The authority of commercial auxiliaries of a merchant to conclude arbitration agreements on behalf of the principals is a matter that requires assessment with regard to specific authority. Commercial representatives, as foreseen under Turkish law, may be classified as dependent or independent auxiliaries, or auxiliaries with or without representative powers. This classification sheds light on the authority of such auxiliary to execute an arbitration agreement on behalf of the merchant.

Commercial representatives, who both are a dependent auxiliaries and have representative powers, are persons appointed and authorized by the merchant in order to manage the commercial enterprise and represent the merchant in transactions governing the enterprise (Art. 547 TCO). The commercial representative is defined as the alter ego of the merchant. Therefore, instead of defining the scope of authority, the exceptions to authority of the commercial representative must be specified. In fact, the authority of a commercial representative may be limited solely in two ways: by conferring it to the transactions of a branch office, or through foreseeing joint representation with another person. Therefore, it is accepted that the authority to execute an arbitration agreement on behalf of the merchant is inherent in the commercial representative.

Commercial proxies are persons appointed by the merchant to manage the enterprise or certain operations thereof, without conferring the authority to act as a commercial representative (TBK m. 551). The authority granted shall comprise of the ordinary business of an enterprise. The authority of commercial proxies may be limited, as opposed to that of the commercial representatives. Unless expressly authorized, commercial proxies may not realize certain transactions, including filing of lawsuits or participating in and following up pending lawsuits. It is accepted that the execution of an arbitration agreement may not be considered to be an ordinary task. Therefore, unless expressly specifically authorized to do so, commercial proxies may not execute arbitration agreements on behalf of the merchant.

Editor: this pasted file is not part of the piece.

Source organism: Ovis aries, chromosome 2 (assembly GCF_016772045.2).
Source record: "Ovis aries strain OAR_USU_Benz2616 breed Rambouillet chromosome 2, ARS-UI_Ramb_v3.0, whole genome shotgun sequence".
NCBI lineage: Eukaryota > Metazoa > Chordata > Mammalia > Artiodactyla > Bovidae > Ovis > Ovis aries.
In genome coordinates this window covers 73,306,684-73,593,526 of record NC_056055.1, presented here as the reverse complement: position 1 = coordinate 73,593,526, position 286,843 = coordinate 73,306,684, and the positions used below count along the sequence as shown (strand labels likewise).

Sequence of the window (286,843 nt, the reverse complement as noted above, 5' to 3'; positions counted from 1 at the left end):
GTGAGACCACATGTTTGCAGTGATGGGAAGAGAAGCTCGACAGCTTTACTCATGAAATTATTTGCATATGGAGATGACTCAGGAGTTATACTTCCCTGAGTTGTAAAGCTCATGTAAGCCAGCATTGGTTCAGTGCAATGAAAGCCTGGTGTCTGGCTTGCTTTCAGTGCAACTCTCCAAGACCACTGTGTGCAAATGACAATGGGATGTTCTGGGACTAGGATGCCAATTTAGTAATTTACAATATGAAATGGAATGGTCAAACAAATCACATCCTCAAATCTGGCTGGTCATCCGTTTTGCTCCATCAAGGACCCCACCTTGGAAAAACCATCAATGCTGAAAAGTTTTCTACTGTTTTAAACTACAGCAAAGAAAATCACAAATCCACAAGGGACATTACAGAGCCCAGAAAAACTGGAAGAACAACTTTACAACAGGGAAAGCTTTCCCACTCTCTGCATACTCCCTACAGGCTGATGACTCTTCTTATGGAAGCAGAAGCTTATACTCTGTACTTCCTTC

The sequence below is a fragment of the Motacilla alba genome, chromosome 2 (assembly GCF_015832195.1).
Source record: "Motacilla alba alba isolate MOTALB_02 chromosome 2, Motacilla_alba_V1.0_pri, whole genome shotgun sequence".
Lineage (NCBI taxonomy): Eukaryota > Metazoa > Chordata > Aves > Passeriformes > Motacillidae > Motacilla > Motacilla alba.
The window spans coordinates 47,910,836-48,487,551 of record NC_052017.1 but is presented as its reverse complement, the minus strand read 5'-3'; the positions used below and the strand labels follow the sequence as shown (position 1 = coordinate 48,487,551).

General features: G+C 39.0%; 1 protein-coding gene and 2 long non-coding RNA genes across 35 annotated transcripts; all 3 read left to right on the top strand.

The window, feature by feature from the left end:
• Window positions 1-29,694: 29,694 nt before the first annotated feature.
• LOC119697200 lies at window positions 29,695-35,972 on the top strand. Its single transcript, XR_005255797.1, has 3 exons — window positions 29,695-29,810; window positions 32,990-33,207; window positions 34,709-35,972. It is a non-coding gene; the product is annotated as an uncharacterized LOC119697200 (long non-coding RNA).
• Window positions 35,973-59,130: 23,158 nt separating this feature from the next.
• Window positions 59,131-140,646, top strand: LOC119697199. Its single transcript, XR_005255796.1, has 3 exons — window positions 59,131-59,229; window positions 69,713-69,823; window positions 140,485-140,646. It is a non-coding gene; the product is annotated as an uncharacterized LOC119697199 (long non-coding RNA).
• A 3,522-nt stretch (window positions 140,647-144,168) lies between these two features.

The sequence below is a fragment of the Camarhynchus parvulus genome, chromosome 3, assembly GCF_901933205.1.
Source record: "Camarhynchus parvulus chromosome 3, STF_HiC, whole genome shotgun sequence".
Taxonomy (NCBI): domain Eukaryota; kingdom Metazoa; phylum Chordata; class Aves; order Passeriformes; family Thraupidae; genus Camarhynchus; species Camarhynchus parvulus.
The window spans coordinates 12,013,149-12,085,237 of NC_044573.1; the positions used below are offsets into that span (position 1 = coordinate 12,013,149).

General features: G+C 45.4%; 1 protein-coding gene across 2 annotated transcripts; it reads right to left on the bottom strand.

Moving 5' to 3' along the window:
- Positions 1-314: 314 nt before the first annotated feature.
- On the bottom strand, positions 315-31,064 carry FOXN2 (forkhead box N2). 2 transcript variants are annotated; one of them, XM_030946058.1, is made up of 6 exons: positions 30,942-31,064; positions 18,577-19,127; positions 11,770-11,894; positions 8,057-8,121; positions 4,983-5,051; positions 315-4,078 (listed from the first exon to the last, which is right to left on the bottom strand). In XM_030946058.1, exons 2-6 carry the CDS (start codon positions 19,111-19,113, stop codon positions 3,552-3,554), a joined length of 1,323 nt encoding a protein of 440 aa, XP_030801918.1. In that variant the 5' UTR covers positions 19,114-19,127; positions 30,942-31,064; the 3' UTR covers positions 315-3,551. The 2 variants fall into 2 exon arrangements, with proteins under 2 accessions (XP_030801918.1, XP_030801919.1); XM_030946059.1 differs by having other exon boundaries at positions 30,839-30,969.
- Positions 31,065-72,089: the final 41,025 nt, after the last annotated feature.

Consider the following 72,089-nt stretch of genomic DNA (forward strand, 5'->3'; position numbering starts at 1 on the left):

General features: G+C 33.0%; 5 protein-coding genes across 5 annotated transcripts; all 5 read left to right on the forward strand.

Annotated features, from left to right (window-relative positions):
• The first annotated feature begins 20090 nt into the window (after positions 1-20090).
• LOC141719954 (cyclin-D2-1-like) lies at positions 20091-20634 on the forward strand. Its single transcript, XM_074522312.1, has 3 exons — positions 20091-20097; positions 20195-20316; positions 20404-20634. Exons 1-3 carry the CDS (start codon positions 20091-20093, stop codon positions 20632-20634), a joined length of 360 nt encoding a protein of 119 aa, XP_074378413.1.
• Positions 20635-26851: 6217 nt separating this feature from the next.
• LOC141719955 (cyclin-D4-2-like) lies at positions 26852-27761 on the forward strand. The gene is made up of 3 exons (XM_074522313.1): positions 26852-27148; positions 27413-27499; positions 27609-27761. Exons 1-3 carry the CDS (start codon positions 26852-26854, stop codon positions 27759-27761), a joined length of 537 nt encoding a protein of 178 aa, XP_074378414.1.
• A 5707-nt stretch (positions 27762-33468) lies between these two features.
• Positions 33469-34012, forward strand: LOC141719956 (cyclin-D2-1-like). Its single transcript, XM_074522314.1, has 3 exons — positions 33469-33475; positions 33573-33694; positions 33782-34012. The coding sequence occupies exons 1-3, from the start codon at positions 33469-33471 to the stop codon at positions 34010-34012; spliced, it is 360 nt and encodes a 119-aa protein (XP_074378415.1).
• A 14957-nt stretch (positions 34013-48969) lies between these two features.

Commissioners and marketers are subject to the rules governing the power of attorney (Art. 520/2 and 532/2 TCO). Therefore, specific authority is required for them to execute arbitration agreements.

Agencies that are independent auxiliaries contractually undertake to permanently act as intermediary for agreements, or execute agreements on behalf of the merchant regarding a commercial enterprise within a designated territory (Art. 102 Turkish Commercial Code No. 61024 ("TCC")). An agent must be expressly authorized in order to conclude agreements on behalf of the merchant (Art. 107 TCC). Therefore, specific authority is necessary for execution of arbitration agreements by agents.

Consequence of Lack of Specific Arbitration

The rulings of the Supreme Court of Turkey requires the existence of specific authority in order for a representative to execute an arbitration agreement, and to declare arbitration agreements concluded in the absence of such specific authority as null and void. A ruling of the Assembly of Civil Chambers dated 22.2.2012 and no. 11-742/825, which reads "... Accordingly, in order for a representative to conclude an arbitration agreement, specific authority must be granted. Otherwise, the arbitration agreement [to which its] principal [is a party] is legally null and void..." approved the dismissal of a local court's decision that declared there was no authority to review a dispute due to the existence of an arbitration agreement. Scholars also believe that a lack of authority relates to public policy that needs to be assessed ex officio by arbitrators or local courts and that arbitration agreements or arbitration clauses in other agreements executed by unauthorized representatives (for example agents without specific authority) should be deemed invalid.